From the December 1974 magazine.

Peter Pan Is Dead

The old fairy-tale concept of the happy ending takes on different meanings with the acceptance of reality

MY TROUBLES seemed to begin when I settled, permanently, to live in a small, insular Southern city, after having spent most of my life in and around New York City. For over two years now, I have been suffering from cultural shock. There are many ways in which I and my neighbors differ, and it has been hard to avoid feelings of alienation and loneliness. With these I wrestled, chiding myself for self-pity. In fact, during these years I have chided myself for everything--apathy one week, overwork the next, shyness yesterday, boldness today--you name it, I blamed myself for it. Because I had no charity toward myself, tolerance toward my fellows also was in short supply. I struggled between the Scylla of intolerance and the Charybdis of self-hate, finally to be sucked helplessly into the depths of depression.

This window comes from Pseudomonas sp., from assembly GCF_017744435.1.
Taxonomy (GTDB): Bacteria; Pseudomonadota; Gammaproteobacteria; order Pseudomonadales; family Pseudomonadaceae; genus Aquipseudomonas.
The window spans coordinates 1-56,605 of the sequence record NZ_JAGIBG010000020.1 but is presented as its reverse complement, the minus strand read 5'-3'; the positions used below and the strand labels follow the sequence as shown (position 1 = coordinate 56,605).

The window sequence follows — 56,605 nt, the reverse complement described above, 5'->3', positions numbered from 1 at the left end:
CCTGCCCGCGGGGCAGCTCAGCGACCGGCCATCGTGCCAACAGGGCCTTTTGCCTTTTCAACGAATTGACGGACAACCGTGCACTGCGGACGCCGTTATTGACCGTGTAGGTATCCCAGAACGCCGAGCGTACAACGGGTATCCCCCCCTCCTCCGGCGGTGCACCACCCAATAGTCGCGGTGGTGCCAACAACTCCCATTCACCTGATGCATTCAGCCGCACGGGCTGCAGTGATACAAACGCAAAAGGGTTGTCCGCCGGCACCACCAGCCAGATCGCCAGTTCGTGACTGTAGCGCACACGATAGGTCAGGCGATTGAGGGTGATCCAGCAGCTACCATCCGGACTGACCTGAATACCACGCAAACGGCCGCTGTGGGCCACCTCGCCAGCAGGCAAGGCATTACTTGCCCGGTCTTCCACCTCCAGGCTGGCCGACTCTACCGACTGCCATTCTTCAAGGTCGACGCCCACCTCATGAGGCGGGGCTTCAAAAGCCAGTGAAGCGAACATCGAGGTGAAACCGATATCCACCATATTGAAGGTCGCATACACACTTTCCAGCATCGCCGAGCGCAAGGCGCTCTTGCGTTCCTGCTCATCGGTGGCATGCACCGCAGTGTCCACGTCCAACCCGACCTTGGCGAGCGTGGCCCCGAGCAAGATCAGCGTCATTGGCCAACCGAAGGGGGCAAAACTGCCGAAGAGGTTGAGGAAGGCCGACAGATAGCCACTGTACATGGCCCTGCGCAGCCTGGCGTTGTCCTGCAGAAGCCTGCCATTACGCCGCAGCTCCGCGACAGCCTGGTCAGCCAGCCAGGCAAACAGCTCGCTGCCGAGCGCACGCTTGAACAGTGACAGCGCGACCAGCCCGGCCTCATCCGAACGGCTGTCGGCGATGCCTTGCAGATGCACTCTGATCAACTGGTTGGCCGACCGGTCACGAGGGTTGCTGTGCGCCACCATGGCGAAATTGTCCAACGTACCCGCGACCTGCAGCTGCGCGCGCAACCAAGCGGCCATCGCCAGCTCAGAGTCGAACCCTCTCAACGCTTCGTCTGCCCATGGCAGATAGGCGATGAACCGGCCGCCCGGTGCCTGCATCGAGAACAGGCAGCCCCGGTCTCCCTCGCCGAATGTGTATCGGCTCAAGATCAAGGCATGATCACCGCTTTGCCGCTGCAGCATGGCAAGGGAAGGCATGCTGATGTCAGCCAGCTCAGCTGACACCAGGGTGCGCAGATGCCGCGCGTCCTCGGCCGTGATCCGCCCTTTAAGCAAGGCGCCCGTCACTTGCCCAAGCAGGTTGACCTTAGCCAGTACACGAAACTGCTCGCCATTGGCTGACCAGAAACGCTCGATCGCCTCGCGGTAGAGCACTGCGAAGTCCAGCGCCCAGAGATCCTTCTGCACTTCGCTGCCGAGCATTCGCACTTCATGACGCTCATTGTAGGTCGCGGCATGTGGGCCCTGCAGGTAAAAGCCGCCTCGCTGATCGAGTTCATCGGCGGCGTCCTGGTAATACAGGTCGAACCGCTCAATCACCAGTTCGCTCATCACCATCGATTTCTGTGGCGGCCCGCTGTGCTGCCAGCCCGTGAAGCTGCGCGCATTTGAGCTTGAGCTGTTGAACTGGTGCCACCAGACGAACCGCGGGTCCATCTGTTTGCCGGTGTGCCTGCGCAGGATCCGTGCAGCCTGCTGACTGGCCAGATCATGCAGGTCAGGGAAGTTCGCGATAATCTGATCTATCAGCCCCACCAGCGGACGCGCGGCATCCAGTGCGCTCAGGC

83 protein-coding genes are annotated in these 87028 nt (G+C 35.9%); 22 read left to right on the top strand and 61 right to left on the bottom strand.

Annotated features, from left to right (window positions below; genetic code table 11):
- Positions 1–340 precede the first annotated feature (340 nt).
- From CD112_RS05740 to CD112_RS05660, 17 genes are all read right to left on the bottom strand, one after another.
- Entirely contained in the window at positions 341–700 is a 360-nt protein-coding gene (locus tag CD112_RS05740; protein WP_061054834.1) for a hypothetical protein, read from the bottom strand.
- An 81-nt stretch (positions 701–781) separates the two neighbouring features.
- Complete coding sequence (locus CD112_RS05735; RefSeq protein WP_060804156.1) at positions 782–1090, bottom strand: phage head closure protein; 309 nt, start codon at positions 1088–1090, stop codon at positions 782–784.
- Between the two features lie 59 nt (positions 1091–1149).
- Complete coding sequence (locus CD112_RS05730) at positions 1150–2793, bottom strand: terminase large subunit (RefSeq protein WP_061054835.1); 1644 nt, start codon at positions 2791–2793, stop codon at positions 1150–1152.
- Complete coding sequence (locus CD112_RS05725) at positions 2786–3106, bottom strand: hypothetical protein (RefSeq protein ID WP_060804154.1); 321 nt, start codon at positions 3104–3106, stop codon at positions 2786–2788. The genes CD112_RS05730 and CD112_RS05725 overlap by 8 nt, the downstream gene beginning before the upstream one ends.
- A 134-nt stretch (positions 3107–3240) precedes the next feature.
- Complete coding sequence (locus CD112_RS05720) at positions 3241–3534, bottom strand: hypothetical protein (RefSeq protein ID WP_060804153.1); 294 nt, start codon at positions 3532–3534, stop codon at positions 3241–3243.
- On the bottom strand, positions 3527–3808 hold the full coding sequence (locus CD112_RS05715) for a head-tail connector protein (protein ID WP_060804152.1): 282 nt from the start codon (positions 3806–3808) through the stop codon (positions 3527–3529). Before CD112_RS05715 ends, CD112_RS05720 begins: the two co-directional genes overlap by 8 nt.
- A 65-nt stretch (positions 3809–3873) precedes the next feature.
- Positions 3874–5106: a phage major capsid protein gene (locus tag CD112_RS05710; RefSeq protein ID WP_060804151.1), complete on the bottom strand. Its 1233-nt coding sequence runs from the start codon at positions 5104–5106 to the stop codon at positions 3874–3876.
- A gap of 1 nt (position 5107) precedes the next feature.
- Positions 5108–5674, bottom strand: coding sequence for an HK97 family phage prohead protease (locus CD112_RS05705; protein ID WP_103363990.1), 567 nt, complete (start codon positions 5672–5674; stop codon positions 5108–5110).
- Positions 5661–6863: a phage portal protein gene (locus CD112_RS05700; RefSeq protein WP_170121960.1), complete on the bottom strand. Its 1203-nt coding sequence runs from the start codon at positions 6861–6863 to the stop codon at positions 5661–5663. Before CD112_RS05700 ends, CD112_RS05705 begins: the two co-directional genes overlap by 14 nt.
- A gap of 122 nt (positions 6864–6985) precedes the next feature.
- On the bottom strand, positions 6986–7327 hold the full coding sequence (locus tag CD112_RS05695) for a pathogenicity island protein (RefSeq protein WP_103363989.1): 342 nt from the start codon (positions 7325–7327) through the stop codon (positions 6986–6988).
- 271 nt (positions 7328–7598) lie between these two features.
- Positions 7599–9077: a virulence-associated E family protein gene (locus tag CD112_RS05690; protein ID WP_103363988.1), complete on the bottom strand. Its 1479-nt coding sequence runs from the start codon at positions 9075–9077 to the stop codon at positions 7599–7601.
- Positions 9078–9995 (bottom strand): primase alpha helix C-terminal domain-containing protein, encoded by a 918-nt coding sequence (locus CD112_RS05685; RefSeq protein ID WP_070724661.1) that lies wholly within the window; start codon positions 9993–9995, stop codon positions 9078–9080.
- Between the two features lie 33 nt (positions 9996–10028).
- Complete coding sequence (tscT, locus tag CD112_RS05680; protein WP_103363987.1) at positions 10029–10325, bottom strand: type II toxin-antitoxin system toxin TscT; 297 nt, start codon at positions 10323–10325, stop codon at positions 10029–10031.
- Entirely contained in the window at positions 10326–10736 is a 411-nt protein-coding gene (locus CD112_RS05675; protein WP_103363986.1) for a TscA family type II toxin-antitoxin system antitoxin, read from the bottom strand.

The first ray of light came when I began to realize that my endless, unavailing struggle to determine who was right or wrong in this situation could never result in victory. There was no villain. There is nothing wrong in preferring philosophy to fishing or baking bread pudding to painting pictures--these are differences, not sins or virtues.

-- J. W.

Key West, Florida

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